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Thread: The Slavic Ethnogenesis: Origins of the Slavs

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    Lightbulb The Slavic Ethnogenesis: Origins of the Slavs

    Compiled by Andrzej Borzyskowski


    [...] Investigating the origins of the Slavs can be performed by conducting research in the areas of; linguistics, etymology, onomastics, ethnology, archaeology, anthropology, history and folkloristics explains Sedov (1994). Only cooperation between these various disciplines can solve the problem of the origins of the Slavs. [...]

    Of these two particular disciplines, the most useful is linguistic palaeontology focusing on the early languages of a people, and studying physical archaeological artefacts, especially considering that the historical ethnic boundaries of peoples were marked by items of material culture.

    In the area of origins of the Slavs, linguistics and archaeology has commonly been used hand in hand, more often that not, archaeology was used to illustrate conclusions already drawn from the analysis of the linguistic material.

    [...] The first historical sources about the early Slavs were Roman, Byzantine, Greek, and later Germanic authors. Some early sources, indeed eyewitnesses, knew about the first Slavs and partially intuited the importance they would have for the known world.

    These included figures such as the lst century Roman historian Pliny the Elder, who was around at a time when the Roman Empire was at the height of its power. He was a contemporary to Nero (23 - 79 AD), who was known for his work Natural History, in which he described the early Slavs, the Baltic coast, and the fruitful amber trade to the Mediterranean.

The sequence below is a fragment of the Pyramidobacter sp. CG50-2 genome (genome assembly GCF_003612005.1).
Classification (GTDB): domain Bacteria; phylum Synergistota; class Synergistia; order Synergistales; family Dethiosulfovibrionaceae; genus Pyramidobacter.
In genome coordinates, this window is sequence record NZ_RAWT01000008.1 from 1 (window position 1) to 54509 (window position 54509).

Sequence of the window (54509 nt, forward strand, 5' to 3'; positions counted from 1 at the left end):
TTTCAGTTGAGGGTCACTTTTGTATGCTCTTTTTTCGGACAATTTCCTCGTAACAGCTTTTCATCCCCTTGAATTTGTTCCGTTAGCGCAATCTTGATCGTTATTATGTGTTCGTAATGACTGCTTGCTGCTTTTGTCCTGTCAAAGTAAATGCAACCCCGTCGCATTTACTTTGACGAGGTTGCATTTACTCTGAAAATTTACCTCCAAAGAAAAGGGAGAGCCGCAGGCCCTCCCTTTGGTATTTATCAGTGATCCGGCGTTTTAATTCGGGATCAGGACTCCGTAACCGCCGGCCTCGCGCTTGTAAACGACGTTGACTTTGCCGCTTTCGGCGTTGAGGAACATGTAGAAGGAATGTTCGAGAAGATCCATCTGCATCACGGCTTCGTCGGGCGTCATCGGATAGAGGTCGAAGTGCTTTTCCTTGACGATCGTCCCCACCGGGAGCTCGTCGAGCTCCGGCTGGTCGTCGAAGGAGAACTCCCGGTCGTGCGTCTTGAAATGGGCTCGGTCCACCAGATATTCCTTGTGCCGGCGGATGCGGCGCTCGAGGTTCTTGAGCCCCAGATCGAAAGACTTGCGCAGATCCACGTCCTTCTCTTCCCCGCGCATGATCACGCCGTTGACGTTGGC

'In his Natural History, Pliny the Elder describes the expedition of a Roman merchant sent by patrons of Circus Games to the Baltic region in search of amber, highly praised for its ornamental value. This Roman merchant travelled the length of the Baltic coast and brought back to Rome so much amber that a piece of it was inserted in every mesh of the netting which protected the public from wild animals in the arena. The largest piece is said to have weighed four kilograms' (Siuchninski 1979, p. 10).

    Pliny the Elder was the first to refer to the tribes living along the Vistula river beside the Sarmatians and others, by the name Wend, or Venedi, the oldest known designation and first certain reference of the Slavs. Another notable early source from this period is the Roman historian Tacitus (55 - 120 AD) who says the same. 'He describes the Wends somewhat more in detail but cannot make up his mind whether he ought to include them among the Germans or the Sarmatians; still they seem to him to be more closely connected with the first named than with the latter' (Lenard 1912).